A Tale of One City
When I first reviewed Dragon Age II, a huge factor for me was the revamped combat system. Having played the original on console, my experience with it was completely opposite to what most of my friends, who played it on their PCs, felt. Even compared to my console brethren, my time with DA:O was a very troubled one; perhaps I’m just not adept enough at handling these types of control schemes.
Dragon Age II, however, streamlined things enough so that I was actually able to trust my companions to follow the behaviors I had set up for them in combat, letting me tackle boss encounters with more confidence in my team. While there were still a few especially tough battles during which the AI became next to useless (healers charging headfirst into a fray, tanks failing to capture enough aggro, DPSs running their own side-battles and pulling mobs away from the main brawl), the experience as a whole became much more manageable.
Going back to the game now, to finally finish the story, I was able to see past the advantages of the combat system and notice a few other aspects that I hadn’t properly considered before. The most egregious one would most likely be the limited number of locations the game let me explore. While the list of quests and side missions to be completed is quite lengthy, the same set of mountains, trails, city streets, sewers and caves are recycled over and over again, with different enemy groups placed into them to constitute being in a unique quest location.
Apart from this somewhat cheap approach to padding the game with plenty of quest content and only a minimum of locations, meaning a lot of backtracking through the same areas over and over, the characters and overall plot of the game generally did not pull me back in this time around. Granted, several years have gone by in the meantime, but I couldn’t quite muster up the interest in characters like Merrill and Aveline, whom I found to be among the dullest of my party. Similarly, Hawke and Fenris always had a bit of a rivalry in my game, so it came as no surprise (or great loss to me) when he ended up being the only party member that deserted me during the finale.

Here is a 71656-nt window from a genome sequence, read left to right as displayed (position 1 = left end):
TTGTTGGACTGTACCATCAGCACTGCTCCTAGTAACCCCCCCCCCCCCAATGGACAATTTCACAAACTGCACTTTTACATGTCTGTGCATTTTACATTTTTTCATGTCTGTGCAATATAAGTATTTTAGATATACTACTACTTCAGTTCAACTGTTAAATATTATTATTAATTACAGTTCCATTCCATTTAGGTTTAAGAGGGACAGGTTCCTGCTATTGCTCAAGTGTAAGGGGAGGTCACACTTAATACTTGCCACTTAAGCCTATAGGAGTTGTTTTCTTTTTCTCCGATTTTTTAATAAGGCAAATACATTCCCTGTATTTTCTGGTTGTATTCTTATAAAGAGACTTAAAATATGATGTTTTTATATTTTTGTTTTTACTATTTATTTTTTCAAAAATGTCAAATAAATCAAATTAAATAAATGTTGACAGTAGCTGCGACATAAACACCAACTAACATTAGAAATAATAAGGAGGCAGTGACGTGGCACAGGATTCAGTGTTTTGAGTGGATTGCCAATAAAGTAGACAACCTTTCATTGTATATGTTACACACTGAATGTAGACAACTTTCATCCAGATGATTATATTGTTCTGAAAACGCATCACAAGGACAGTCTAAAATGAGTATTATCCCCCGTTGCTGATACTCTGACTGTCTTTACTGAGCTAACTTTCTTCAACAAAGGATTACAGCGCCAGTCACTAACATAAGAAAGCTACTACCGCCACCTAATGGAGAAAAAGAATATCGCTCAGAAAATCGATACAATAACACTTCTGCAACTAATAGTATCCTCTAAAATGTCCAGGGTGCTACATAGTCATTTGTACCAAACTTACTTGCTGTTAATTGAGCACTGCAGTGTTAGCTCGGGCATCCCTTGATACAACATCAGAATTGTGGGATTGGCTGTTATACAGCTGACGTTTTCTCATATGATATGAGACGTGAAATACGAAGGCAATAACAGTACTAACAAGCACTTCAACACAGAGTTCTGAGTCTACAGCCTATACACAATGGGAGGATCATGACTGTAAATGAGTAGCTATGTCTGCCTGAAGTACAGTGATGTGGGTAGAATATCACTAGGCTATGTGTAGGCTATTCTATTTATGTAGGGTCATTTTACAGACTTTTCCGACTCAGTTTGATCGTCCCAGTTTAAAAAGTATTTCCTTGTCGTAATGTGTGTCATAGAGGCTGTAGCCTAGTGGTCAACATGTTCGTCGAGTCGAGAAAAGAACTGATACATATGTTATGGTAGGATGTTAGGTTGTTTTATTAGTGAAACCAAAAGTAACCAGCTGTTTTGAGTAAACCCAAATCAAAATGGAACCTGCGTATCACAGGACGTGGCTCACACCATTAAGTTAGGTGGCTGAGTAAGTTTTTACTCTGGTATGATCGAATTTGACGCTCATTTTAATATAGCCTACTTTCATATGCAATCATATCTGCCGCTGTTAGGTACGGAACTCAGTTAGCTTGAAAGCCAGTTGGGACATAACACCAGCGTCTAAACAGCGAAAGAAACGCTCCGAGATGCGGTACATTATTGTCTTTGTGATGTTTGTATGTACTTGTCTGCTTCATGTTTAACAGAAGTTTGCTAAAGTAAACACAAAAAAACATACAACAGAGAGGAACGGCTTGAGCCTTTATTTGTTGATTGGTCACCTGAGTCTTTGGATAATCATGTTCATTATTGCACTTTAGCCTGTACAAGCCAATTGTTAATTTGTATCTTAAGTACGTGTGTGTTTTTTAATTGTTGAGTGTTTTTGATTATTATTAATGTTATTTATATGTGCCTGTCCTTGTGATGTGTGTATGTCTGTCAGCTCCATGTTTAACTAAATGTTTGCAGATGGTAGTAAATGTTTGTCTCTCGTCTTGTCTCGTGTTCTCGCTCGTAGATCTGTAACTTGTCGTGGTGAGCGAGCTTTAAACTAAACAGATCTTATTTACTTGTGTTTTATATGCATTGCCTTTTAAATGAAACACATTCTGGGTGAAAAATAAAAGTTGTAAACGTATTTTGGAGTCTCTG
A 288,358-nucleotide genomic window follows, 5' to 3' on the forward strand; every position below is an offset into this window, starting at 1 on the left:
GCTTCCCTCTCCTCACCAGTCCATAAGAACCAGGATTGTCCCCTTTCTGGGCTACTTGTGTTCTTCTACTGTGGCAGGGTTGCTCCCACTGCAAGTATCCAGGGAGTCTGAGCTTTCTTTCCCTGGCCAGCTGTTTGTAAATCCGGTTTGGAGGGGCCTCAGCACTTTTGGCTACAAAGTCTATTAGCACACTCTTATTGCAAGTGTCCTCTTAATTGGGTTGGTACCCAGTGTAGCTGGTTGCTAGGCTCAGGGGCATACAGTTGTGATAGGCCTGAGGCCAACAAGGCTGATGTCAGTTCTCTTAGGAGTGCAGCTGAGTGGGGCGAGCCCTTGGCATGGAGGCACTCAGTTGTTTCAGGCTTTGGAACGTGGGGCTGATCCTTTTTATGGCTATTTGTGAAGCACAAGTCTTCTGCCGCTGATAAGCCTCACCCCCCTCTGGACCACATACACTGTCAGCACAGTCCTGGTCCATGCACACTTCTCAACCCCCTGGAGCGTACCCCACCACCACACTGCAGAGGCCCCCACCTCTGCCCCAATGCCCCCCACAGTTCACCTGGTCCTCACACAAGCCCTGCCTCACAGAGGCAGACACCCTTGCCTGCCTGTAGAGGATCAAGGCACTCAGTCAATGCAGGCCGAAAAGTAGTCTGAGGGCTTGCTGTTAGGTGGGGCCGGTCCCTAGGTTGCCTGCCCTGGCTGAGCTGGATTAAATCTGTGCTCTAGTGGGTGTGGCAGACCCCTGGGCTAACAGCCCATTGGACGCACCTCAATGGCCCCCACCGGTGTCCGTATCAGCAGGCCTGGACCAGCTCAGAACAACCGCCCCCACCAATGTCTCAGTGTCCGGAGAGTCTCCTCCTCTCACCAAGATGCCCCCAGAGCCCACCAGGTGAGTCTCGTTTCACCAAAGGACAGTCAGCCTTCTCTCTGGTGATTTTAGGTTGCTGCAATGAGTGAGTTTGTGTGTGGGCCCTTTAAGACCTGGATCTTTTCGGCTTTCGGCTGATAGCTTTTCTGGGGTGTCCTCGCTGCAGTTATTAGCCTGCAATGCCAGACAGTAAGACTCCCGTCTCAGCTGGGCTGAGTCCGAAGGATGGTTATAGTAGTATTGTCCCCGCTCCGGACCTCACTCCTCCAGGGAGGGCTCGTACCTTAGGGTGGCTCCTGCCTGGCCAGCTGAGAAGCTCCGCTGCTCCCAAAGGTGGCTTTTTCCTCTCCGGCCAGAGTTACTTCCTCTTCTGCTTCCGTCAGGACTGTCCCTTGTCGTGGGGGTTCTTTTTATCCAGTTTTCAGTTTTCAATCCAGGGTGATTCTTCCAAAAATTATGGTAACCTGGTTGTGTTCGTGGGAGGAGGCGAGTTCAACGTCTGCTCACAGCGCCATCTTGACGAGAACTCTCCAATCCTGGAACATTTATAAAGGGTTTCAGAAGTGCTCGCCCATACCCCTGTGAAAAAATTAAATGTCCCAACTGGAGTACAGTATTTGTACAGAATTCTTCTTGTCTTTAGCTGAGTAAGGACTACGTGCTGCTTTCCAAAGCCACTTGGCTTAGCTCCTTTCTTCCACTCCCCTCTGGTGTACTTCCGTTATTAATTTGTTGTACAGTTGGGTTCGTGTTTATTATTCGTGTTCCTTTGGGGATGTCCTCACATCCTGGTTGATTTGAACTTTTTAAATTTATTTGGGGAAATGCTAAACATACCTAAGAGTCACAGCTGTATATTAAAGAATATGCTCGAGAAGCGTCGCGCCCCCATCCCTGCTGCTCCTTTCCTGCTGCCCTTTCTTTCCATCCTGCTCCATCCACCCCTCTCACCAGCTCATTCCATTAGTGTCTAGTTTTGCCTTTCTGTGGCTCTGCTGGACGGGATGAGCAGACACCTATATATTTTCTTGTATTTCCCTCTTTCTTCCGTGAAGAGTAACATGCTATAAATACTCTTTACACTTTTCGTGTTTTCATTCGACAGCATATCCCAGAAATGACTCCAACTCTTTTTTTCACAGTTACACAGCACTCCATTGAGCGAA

I still maintain that I like the idea behind Dragon Age II: the story of a family, swept up in the tide of Darkspawn besieging the land in the aftermath of the Grey Warden’s Battle of Ostagar, then making their way as refugees to the relative safe haven of Kirkwall. A story which then spans the next several years, in incremental chapters, detailing the family’s life and Hawke’s rise to Champion of Kirkwall. It confines itself to a much more civic scope, dealing with local troubles like the unrest caused by a host of Qunari occupying the city, and the rift between the Mages and Templars within the city walls. It’s a soap opera, basically, set within the mythos and realm established in the Dragon Age universe.
At the same time, it may not be for everyone. The story is much less grand, without the threat of world-spanning implications hinging on your every decision, and thus could come across as less focused. I suspect, had I stuck to it in one continuous play through, it would have had some more impact on me than it ended up having. And while the theater-style recycling of sets was a bit of a let-down, overall I still prefer it to its predecessor.